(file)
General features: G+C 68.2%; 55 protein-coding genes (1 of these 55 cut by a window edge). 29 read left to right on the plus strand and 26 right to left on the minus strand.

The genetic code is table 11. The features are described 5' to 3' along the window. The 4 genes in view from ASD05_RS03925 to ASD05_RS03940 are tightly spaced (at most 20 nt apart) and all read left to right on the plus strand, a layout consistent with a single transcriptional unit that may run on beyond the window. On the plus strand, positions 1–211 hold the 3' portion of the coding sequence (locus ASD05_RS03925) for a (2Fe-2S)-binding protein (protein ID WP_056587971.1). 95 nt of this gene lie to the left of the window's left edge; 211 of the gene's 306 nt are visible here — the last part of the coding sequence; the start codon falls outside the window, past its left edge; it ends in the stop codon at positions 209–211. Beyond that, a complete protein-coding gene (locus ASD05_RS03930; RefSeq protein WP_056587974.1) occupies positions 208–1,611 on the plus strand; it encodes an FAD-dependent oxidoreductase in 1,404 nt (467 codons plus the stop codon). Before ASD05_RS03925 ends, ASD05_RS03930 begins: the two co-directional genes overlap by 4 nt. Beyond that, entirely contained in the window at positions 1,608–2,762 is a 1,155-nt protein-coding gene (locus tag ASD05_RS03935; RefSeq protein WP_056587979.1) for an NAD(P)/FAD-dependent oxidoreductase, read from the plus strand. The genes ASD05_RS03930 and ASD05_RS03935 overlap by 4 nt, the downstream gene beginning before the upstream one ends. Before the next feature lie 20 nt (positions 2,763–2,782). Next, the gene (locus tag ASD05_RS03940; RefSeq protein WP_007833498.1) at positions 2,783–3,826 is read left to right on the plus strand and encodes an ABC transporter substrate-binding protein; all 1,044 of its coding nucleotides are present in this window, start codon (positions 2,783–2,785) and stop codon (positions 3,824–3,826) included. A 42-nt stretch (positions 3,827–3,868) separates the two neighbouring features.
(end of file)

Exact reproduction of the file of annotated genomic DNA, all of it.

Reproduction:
General features: G+C 68.2%; 55 protein-coding genes (1 of these 55 cut by a window edge). 29 read left to right on the plus strand and 26 right to left on the minus strand.

The genetic code is table 11. The features are described 5' to 3' along the window. The 4 genes in view from ASD05_RS03925 to ASD05_RS03940 are tightly spaced (at most 20 nt apart) and all read left to right on the plus strand, a layout consistent with a single transcriptional unit that may run on beyond the window. On the plus strand, positions 1–211 hold the 3' portion of the coding sequence (locus ASD05_RS03925) for a (2Fe-2S)-binding protein (protein ID WP_056587971.1). 95 nt of this gene lie to the left of the window's left edge; 211 of the gene's 306 nt are visible here — the last part of the coding sequence; the start codon falls outside the window, past its left edge; it ends in the stop codon at positions 209–211. Beyond that, a complete protein-coding gene (locus ASD05_RS03930; RefSeq protein WP_056587974.1) occupies positions 208–1,611 on the plus strand; it encodes an FAD-dependent oxidoreductase in 1,404 nt (467 codons plus the stop codon). Before ASD05_RS03925 ends, ASD05_RS03930 begins: the two co-directional genes overlap by 4 nt. Beyond that, entirely contained in the window at positions 1,608–2,762 is a 1,155-nt protein-coding gene (locus tag ASD05_RS03935; RefSeq protein WP_056587979.1) for an NAD(P)/FAD-dependent oxidoreductase, read from the plus strand. The genes ASD05_RS03930 and ASD05_RS03935 overlap by 4 nt, the downstream gene beginning before the upstream one ends. Before the next feature lie 20 nt (positions 2,763–2,782). Next, the gene (locus tag ASD05_RS03940; RefSeq protein WP_007833498.1) at positions 2,783–3,826 is read left to right on the plus strand and encodes an ABC transporter substrate-binding protein; all 1,044 of its coding nucleotides are present in this window, start codon (positions 2,783–2,785) and stop codon (positions 3,824–3,826) included. A 42-nt stretch (positions 3,827–3,868) separates the two neighbouring features.